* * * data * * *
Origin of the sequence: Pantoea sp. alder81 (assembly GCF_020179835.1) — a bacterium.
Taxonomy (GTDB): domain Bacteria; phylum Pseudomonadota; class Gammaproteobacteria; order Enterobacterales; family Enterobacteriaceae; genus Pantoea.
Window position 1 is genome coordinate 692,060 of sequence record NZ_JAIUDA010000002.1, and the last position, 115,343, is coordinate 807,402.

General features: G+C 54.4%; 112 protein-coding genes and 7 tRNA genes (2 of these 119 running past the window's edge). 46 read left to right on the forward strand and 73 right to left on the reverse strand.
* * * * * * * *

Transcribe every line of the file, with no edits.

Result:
Origin of the sequence: Pantoea sp. alder81 (assembly GCF_020179835.1) — a bacterium.
Taxonomy (GTDB): domain Bacteria; phylum Pseudomonadota; class Gammaproteobacteria; order Enterobacterales; family Enterobacteriaceae; genus Pantoea.
Window position 1 is genome coordinate 692,060 of sequence record NZ_JAIUDA010000002.1, and the last position, 115,343, is coordinate 807,402.

General features: G+C 54.4%; 112 protein-coding genes and 7 tRNA genes (2 of these 119 running past the window's edge). 46 read left to right on the forward strand and 73 right to left on the reverse strand.